Resting Easy: How to Tell if Senior Sleep Is Adequate

When we consider the sleeping patterns of older adults, we may not initially see a huge problem – at least not on the surface. After all, now that they’re retired, they can sleep as late as they like, take frequent naps, and go to bed whenever they wish. However, sleep problems are a real issue with seniors, with very real consequences.

How much sleep is enough?

Since older adults tend to say they’re tired or take frequent naps, you may be under the impression that they need more sleep. However, while it’s true that sleep patterns change as we grow older, most older adults actually need less sleep than younger people. For older adults, seven to eight hours of sleep a night is sufficient. But, unlike a younger person, older adults may not get their rest all at once (i.e., at night in one lump sum), but throughout the day. In addition to this, older adults tend to sleep less deeply than younger people.

Surprisingly, older adults frequently don’t enjoy the quality of sleep we think they do. One theory about why this is the case is that they may produce less melatonin. Melatonin is a hormone that, among other things, helps regulate the sleep cycle. Regardless, a lack of quality sleep is a serious problem for people of any age, but much more so for older adults.

Lack of sleep comes with consequences

Everyone needs and deserves quality sleep, but it’s especially important for older adults to get enough rest. Besides the general feeling of being tired during the day (which is unpleasant in itself), lack of sleep can have serious health consequences for this age group. For starters, it can weaken their immune systems, leaving them less able to fight both acute and chronic illnesses. They may heal more slowly as well, leaving them vulnerable if they suffer injuries. Also, a lack of adequate sleep can be a factor in cognitive issues such as impaired memory or emotional difficulties like depression.

Improving sleep quality

The good news is that many things can be done to improve an older adult’s sleep problems. If you suffer from poor-quality sleep, here are a few tips:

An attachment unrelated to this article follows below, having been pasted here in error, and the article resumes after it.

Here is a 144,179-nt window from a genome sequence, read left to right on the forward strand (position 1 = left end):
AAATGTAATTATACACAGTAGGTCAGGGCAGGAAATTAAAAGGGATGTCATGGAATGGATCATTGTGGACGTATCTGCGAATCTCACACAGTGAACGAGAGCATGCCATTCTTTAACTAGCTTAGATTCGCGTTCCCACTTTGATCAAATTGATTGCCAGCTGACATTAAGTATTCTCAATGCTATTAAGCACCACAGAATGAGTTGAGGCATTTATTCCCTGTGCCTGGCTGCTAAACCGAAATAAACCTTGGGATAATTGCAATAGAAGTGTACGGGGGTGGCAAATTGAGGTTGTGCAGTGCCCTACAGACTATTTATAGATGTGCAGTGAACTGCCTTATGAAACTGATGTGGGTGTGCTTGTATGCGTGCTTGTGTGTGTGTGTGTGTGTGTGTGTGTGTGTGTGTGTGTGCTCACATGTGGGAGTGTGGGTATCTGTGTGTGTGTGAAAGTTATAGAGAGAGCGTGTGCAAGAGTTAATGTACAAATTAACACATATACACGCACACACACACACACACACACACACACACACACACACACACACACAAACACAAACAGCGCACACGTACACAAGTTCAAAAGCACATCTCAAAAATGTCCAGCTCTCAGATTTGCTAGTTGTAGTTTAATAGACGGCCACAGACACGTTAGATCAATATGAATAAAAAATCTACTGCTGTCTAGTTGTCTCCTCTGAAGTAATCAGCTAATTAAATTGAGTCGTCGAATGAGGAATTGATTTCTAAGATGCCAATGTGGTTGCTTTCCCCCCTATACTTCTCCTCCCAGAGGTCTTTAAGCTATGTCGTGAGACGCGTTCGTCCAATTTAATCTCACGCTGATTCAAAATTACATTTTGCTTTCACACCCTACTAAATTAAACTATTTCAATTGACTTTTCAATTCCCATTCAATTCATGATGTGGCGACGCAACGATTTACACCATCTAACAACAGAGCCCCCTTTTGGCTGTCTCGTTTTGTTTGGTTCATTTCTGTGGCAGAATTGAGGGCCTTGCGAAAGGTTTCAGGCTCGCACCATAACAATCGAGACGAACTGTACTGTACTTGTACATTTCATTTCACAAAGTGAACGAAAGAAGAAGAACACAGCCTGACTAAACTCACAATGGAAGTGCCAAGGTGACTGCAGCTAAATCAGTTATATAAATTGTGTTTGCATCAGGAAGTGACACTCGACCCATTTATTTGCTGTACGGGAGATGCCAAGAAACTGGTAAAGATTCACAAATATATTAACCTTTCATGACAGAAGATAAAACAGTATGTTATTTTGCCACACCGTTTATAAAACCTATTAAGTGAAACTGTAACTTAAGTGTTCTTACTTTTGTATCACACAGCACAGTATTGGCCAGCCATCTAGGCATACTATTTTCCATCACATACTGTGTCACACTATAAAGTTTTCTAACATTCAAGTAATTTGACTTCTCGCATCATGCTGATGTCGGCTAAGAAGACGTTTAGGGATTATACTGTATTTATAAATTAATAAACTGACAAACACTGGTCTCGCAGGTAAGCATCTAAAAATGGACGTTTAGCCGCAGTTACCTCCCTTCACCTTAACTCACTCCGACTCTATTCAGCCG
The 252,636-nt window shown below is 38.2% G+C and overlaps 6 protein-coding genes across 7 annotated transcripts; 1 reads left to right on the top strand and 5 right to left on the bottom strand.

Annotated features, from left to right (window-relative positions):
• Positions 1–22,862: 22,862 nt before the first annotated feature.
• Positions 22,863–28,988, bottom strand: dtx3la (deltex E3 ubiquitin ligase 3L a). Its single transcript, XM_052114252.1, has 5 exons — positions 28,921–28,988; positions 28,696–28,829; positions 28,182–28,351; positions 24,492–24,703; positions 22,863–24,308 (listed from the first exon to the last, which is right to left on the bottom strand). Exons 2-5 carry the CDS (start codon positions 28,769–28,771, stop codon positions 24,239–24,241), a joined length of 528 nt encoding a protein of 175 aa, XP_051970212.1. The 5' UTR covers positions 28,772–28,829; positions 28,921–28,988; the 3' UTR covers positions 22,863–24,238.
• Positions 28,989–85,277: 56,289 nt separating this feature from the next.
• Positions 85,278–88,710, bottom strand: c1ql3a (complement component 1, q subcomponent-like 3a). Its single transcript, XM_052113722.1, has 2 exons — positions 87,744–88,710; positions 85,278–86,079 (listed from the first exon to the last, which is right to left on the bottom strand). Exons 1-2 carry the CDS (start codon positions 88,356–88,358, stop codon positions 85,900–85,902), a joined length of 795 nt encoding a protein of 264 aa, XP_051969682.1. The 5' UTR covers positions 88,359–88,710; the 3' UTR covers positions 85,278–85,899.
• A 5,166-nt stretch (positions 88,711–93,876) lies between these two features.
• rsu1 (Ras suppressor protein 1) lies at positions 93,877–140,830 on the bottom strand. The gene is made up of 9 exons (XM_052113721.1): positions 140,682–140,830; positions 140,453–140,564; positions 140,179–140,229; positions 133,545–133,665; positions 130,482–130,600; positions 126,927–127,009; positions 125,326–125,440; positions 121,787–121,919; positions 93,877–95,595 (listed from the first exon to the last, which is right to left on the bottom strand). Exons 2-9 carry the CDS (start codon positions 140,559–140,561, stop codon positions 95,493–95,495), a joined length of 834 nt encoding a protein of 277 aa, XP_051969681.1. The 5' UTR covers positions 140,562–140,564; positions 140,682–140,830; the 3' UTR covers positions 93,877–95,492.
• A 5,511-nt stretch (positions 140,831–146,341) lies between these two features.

• See a doctor. If you have any underlying medical conditions that interfere with sleep (such as depression, anxiety or even bladder issues that force you to get up during the night), get them treated right away so you can get back to sleeping well every night.
  • Respect your circadian rhythms. As we grow older, our circadian rhythms (which keep our bodies functioning in accordance with a day-to-night schedule) tend to change. Older adults may be sleepier earlier in the evening and rise earlier in the day as well. Don’t try to force your body to follow the same sleep schedule you kept when you were younger. At night, sleep when you’re tired and get up when you’re ready.
  • Adjust your lifestyle. Things that might not have affected your sleep when you were younger can have a huge influence on your sleep cycle later in life. For instance, caffeine may have a stronger impact on you now, so consider minimizing its use before bed or even in the early afternoon. Many older adults reduce the amount of exercise they get, but exercise can actually help you sleep (as long as you don’t do it too late in the evening).
  • Rock a restful routine. If you’ve never had a “sleep routine” before, there’s no time like the present to start! Begin by going to sleep at a set time each night and waking at the same time each morning. Try to avoid naps unless you absolutely need one. Reserve the bedroom for relaxing activities that you can do before you turn in, such as reading.

Senior sleep is a necessity – not a luxury!

As adults, we tend to think of adequate sleep as a luxury rather than as a necessity. However, nothing could be further from the truth, especially for older adults. Additionally, fatigue and sleeping poorly are not an inevitable result of aging – they may be symptoms of underlying, treatable conditions. Talk to your or your loved one’s physician about how to get healthier sleep, and soon you’ll both be resting easy!
If you are unsure of how to best help an aging loved one, the trained and compassionate staff at the Institute on Aging is here to help you make that decision and gain the best in at-home care for older adults. Contact us to find out more.

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Three and a half years ago, Maggie Fang started her journey as an Assessment Specialist in the Support at Home Program at IOA. Her excellent people skills enabled her to manage a caseload of older adults and individuals with disabilities, helping them receive homecare to age in place. Maggie was selected to pioneer the Temporary Respite Caregiver Support program, and we are delighted to have such a skilled and dedicated individual leading our newest program at IOA. Thank you, Maggie, for your exceptional work! 

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